Will the healthcare M&A musical chairs continue?
M&A activity in the healthcare sector has declined this year, as has consolidation among healthcare marketing companies. So says Claudine Cohen, senior industry observer, managing director and head of CohnReznick’s Transactions and Turnaround Advisory practice.
In the few years leading up to the COVID-19 pandemic, M&A activity in the healthcare sector was robust and as such signaled that valuations for the sector were high. However, according to a recent report by KPMG, M&A deals in the healthcare sector decreased by 34% between the fourth quarter of 2021 and the first quarter of 2022.
And just like health care, so are its marketing ventures.
Asked to assess the healthcare marketing space, Cohen said there has been a cooling two years into the pandemic.
The outbreak, which initially caused widespread uproar, has spurred corporate consolidation. Many health marketing veterans who had survived previous recessions, she noted, opted to sell their business — to exit while the obtainment was still good, so to speak.
While there has been recent M&A activity in the healthcare sector, Cohen said there hasn’t been as much consolidation on the marketing side compared to a year ago.
“Much of the momentum that healthcare marketing has had as a result of COVID may have come down to a more or less normalized level,” she explained.
The trend lines for the rest of the year may not be clear, but a disconcerting dynamic now faces the industry: what if consolidation picks up again? And what will that mean for small or medium-sized agencies looking to stay independent?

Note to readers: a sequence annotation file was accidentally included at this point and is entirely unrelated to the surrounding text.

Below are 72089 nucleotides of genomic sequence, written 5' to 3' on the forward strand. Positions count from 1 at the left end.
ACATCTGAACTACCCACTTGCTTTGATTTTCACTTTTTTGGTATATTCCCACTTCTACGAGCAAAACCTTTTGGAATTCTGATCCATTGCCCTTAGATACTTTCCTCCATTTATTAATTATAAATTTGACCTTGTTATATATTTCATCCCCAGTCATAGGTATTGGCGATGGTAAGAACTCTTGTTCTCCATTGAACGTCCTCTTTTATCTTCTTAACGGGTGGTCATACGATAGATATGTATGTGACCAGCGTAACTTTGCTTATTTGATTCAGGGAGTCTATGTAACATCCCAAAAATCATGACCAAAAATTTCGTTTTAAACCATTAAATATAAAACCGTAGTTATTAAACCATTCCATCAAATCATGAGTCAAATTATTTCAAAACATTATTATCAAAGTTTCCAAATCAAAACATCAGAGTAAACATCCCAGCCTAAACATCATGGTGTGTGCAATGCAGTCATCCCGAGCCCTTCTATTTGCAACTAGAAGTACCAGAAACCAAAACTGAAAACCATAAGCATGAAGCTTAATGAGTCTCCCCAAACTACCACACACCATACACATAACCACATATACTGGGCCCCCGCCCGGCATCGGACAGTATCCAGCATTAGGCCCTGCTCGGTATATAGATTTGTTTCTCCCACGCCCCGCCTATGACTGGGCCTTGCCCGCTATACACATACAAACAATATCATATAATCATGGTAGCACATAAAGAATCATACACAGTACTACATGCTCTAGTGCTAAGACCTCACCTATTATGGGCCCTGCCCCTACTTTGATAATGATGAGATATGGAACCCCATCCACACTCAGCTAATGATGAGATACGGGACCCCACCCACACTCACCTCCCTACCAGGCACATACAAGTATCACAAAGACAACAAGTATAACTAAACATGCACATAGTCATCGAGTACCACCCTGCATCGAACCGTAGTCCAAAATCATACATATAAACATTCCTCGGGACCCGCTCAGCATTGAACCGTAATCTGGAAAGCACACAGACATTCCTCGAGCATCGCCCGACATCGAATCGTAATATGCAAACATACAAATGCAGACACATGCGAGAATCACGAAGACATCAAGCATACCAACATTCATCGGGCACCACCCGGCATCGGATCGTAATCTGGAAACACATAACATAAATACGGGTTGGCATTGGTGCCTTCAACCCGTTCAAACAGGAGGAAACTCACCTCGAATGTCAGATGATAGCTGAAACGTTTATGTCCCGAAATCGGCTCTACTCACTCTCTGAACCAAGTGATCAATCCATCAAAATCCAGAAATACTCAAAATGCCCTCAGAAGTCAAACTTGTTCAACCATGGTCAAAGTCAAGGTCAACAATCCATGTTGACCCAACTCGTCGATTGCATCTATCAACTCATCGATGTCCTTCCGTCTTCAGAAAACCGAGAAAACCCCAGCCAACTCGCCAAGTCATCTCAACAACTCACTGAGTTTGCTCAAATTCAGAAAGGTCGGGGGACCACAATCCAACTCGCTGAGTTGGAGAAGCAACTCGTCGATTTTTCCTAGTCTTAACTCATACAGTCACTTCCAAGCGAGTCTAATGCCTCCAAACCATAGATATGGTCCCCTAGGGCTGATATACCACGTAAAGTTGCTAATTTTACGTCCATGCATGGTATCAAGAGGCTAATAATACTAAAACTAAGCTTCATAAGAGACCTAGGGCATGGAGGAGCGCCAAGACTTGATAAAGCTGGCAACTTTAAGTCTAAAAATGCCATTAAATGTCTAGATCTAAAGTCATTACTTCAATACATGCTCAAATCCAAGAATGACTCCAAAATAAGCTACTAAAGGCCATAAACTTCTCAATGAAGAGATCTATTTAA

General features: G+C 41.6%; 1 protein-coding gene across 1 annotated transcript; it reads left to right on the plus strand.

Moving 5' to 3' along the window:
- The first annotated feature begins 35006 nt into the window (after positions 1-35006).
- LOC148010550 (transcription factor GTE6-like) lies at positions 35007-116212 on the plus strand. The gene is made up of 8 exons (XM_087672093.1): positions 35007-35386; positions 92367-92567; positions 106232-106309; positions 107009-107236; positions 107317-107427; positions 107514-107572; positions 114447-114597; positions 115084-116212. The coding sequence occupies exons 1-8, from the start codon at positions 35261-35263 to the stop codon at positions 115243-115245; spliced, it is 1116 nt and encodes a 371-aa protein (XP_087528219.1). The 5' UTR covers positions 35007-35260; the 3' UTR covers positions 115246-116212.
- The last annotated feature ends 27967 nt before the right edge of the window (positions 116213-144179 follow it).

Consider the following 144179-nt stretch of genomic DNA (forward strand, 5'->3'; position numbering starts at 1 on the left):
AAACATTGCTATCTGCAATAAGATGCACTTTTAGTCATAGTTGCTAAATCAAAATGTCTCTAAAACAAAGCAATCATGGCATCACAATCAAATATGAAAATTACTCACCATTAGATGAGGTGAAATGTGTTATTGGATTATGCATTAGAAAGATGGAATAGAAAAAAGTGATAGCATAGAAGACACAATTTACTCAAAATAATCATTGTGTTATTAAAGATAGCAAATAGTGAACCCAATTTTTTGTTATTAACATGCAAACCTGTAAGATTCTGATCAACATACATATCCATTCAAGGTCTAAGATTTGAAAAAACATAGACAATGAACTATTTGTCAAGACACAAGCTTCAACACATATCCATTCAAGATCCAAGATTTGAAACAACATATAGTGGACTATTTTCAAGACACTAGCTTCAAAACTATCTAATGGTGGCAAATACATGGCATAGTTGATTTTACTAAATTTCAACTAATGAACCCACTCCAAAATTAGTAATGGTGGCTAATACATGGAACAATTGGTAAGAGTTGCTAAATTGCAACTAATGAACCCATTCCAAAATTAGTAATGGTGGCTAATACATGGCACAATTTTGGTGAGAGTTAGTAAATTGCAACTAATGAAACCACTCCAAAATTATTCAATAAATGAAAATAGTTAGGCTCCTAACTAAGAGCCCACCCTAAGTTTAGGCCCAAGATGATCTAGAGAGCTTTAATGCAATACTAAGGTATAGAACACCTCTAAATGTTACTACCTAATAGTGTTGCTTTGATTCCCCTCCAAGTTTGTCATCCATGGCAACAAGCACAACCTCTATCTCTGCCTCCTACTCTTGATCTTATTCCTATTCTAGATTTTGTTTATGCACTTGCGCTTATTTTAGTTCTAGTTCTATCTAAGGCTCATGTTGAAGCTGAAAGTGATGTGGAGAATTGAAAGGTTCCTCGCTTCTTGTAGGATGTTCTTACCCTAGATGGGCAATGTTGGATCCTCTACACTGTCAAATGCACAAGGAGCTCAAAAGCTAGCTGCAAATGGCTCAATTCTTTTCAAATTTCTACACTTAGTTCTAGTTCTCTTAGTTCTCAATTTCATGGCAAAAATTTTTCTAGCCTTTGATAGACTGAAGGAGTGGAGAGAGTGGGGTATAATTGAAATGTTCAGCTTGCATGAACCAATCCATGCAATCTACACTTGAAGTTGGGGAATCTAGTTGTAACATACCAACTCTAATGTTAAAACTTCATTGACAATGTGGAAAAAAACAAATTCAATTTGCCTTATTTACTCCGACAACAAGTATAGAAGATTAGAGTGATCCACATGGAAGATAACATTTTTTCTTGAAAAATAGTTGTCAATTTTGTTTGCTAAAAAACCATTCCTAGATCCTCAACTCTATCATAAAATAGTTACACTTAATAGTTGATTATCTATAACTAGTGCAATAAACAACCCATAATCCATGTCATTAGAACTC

As COVID becomes rampant, a cloud of uncertainty is rising, Cohen noted. This should translate into a more stable market over the next 12-24 months.
His advice to small businesses that want to stay independent is to focus on specialty offerings that set them apart from the competition. Instead of being everything to everyone, these companies might be better off emphasizing their perceived value and cementing their relationships with established customers.
“You have to find the areas where you can add value and differentiate yourself,” she said.
Looking ahead, Cohen said the influx of stimulus money to healthcare organizations saved bottom lines from pandemic damage — but also put marketers in a tough spot.
While not all healthcare marketing is seen as a discretionary expense — especially after the volatility in the macro economy over the past few years — Cohen said brands are likely to be much more deliberate in executing their marketing plans. expenses.
Cohen also suggested that multi-year projects that previously had organizational support could be put on the back burner in favor of more pressing priorities.